Parenting

My kids want a Furby for Christmas

Ian thinks Furbys are the most annoying must-have toy of the holiday season.

Elissa's Christmas list is dominated by all things Furby.

A couple of weeks ago, I wrote about how our daughters really want to bring a cat into our family.

I was coming around to the idea of buying one for Christmas, when things took a significant turn for the worse inside our household.

While the kids would still like a cat, they’ve now zeroed in on a new item for their Christmas wish list: a Furby.

To any parent at this time of year, Furby is the worst F-word you could hear coming out of your child’s mouth. If you’re not familiar with a Furby, just picture a small furry animal that makes noises which could only be emulated by the lovechild of Gilbert Gottfried and Fran Drescher.

In reality, however, Furby is the lovechild of a hamster and an owl. It’s an androgynous hybrid between a robot and an animal. And it will annoy you to no end. (This paragraph should actually be written as the description on the back of Furby’s box).

How annoying is Furby? It was actually banned from the National Security Agency in the United States because the government was concerned that Furby could record and repeat classified information. I don’t know about you, but if the US government would rather send Furby to Guantanamo Bay, then I’m not sure I want it in my house.

Now I should point out that annoying toys have been an issue for generations. I’m pretty sure the slogan for Fisher Price’s Corn Popper is “Irritating Parents Since 1950”. Parents in the 1970s had to deal with an array of poorly-made electronic toys such as Speak and Spell which featured a creepy, demonic voice. And the end of western civilization may have been precipitated by the release of
Chicken Dance Elmo.

But Furbys might be the worst of the lot because this is its second incarnation.

Back in 1998, Furby was the “must-have” toy at Christmas. That version of Furby didn’t bother me because I was still in university and annoying children’s toys were on my radar about as much as mortgage rates and retirement planning.

However, this latest version of Furby is threatening to disrupt the delicate balance of peace and quiet that exists in our household. Furbys speak their own language of Furbish — which to my knowledge has yet to be made available on Google Translate. But here is just a brief sampling of what these creatures say:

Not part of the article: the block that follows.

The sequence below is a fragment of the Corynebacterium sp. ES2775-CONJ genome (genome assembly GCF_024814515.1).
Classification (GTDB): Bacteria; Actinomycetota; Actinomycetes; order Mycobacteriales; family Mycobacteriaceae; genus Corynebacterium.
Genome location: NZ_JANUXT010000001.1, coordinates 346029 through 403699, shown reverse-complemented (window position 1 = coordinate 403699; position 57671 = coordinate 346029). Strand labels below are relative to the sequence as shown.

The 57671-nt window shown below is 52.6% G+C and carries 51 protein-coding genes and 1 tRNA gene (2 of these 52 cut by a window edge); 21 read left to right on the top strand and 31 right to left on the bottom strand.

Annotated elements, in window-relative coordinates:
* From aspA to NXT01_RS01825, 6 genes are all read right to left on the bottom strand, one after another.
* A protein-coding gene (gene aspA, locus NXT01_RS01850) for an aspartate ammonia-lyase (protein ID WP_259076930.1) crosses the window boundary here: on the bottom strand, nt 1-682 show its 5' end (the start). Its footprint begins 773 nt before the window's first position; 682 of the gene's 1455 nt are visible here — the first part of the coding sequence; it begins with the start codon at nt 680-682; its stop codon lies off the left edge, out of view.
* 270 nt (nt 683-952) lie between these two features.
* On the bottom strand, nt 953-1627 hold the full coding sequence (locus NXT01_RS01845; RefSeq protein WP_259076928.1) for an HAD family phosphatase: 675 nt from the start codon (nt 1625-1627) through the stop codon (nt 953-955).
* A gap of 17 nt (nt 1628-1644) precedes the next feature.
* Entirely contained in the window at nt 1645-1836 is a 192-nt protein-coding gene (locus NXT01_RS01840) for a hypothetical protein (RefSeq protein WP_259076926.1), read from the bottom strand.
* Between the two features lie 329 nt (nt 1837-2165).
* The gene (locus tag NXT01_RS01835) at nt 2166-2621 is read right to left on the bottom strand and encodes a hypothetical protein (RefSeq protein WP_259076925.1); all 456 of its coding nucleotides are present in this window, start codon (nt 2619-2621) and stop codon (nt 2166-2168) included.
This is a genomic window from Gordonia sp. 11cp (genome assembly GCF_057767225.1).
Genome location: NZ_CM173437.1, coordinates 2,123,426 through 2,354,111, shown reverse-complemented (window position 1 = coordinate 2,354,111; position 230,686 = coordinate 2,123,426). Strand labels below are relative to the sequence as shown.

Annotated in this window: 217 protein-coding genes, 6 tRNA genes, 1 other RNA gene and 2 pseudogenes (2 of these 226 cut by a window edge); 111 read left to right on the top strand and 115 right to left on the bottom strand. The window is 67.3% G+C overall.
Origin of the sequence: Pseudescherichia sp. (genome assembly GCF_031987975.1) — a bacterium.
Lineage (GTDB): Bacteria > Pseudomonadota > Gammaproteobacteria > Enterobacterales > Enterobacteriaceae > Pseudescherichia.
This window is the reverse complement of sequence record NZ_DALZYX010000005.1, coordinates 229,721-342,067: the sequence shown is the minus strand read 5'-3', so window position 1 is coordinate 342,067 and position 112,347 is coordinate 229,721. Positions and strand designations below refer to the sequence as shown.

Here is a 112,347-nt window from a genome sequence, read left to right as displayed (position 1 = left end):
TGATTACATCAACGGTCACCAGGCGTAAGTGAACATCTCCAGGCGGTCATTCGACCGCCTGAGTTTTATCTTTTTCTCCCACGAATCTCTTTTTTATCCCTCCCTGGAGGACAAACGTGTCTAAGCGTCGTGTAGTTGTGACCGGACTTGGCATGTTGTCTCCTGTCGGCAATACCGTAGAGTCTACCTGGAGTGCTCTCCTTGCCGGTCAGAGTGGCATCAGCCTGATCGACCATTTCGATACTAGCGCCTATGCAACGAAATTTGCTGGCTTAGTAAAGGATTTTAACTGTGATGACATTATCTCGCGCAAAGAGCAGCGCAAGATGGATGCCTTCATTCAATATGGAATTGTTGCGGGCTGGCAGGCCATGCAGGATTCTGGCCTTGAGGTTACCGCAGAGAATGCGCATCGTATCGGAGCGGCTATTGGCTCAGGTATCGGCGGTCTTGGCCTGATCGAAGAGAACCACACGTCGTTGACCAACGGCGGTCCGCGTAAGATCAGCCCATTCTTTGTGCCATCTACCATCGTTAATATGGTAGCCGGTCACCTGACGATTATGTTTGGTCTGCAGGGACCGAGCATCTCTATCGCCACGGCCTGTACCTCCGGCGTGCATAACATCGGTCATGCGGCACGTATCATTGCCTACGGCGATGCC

Wee-tee-kah-wah-tee (That means “Sing me a song”)

U-nye-way-loh-nee-way (This means “Go to sleep now”)

And of course, my personal favorite:

Yoo? (This means “Why will you not play with me today?” I would love to answer the stupid doll by saying nobody is playing with you because now it is late January and your act has worn thin. Please hang out next to our elliptical machine in the pile of Christmas gifts that nobody will ever use again.)

While I would love to outright reject the kids’ demands for a Furby, I am having a hard time figuring out how to successfully shoot down the idea. As you can see in the picture, Elissa has listed the Furby as items one through 10 on her Christmas wish list. And the bigger issue we have is that Lily is asking Santa to bring a Furby on Christmas Eve. Since she is only five years old, she firmly believes that Santa will deliver the present she requests.

I’ve toyed with the idea of leaving Lily the following note from Santa on Christmas morning:

“Ho Ho Ho. Merry Christmas Lily!

The elves were really tired in my workshop this year and we didn’t have time to process your request for a Furby. Instead, we’ve ordered you a shipment of Junie B. Jones books from Amazon.com.

They will arrive at some point in the next 10 business days.

P.S. — Remember to stay in your bed at night during the upcoming calendar year.

Love Santa (Ho Ho Ho)”

I’m not sure if this approach will work, but dealing with a heartbroken child seems a lot more appealing than dealing with a Furby.

Are there any annoying toy requests on your kids’ holiday wish lists?